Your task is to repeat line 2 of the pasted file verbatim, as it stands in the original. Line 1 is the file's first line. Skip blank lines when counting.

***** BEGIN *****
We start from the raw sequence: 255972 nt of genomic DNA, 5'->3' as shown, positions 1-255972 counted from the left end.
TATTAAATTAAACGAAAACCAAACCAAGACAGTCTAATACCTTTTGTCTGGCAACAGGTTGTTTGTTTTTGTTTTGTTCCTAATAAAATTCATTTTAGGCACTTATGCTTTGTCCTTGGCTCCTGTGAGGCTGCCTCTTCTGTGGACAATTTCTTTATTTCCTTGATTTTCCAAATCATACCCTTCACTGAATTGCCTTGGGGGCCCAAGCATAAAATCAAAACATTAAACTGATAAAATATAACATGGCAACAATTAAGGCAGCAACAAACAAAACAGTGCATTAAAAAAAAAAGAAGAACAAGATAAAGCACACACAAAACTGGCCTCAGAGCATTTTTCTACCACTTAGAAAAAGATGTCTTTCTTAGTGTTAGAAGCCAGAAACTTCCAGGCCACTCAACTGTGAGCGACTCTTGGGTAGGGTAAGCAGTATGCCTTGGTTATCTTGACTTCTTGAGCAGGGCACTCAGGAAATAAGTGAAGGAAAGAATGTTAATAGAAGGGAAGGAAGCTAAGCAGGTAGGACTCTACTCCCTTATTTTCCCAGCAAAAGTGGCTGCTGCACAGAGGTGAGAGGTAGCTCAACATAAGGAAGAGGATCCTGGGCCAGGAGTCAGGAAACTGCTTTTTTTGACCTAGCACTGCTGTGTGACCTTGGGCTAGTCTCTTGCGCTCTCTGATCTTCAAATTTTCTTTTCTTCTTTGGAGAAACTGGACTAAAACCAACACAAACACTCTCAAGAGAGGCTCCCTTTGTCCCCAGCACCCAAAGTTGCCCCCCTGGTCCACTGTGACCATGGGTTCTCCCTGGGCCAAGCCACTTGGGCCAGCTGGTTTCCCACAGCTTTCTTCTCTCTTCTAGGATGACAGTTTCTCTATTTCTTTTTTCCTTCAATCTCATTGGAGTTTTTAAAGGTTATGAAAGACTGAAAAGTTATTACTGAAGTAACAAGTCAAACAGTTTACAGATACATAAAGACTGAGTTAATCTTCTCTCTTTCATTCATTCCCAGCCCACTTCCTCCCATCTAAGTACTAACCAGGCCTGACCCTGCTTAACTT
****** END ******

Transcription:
TATTAAATTAAACGAAAACCAAACCAAGACAGTCTAATACCTTTTGTCTGGCAACAGGTTGTTTGTTTTTGTTTTGTTCCTAATAAAATTCATTTTAGGCACTTATGCTTTGTCCTTGGCTCCTGTGAGGCTGCCTCTTCTGTGGACAATTTCTTTATTTCCTTGATTTTCCAAATCATACCCTTCACTGAATTGCCTTGGGGGCCCAAGCATAAAATCAAAACATTAAACTGATAAAATATAACATGGCAACAATTAAGGCAGCAACAAACAAAACAGTGCATTAAAAAAAAAAGAAGAACAAGATAAAGCACACACAAAACTGGCCTCAGAGCATTTTTCTACCACTTAGAAAAAGATGTCTTTCTTAGTGTTAGAAGCCAGAAACTTCCAGGCCACTCAACTGTGAGCGACTCTTGGGTAGGGTAAGCAGTATGCCTTGGTTATCTTGACTTCTTGAGCAGGGCACTCAGGAAATAAGTGAAGGAAAGAATGTTAATAGAAGGGAAGGAAGCTAAGCAGGTAGGACTCTACTCCCTTATTTTCCCAGCAAAAGTGGCTGCTGCACAGAGGTGAGAGGTAGCTCAACATAAGGAAGAGGATCCTGGGCCAGGAGTCAGGAAACTGCTTTTTTTGACCTAGCACTGCTGTGTGACCTTGGGCTAGTCTCTTGCGCTCTCTGATCTTCAAATTTTCTTTTCTTCTTTGGAGAAACTGGACTAAAACCAACACAAACACTCTCAAGAGAGGCTCCCTTTGTCCCCAGCACCCAAAGTTGCCCCCCTGGTCCACTGTGACCATGGGTTCTCCCTGGGCCAAGCCACTTGGGCCAGCTGGTTTCCCACAGCTTTCTTCTCTCTTCTAGGATGACAGTTTCTCTATTTCTTTTTTCCTTCAATCTCATTGGAGTTTTTAAAGGTTATGAAAGACTGAAAAGTTATTACTGAAGTAACAAGTCAAACAGTTTACAGATACATAAAGACTGAGTTAATCTTCTCTCTTTCATTCATTCCCAGCCCACTTCCTCCCATCTAAGTACTAACCAGGCCTGACCCTGCTTAACTT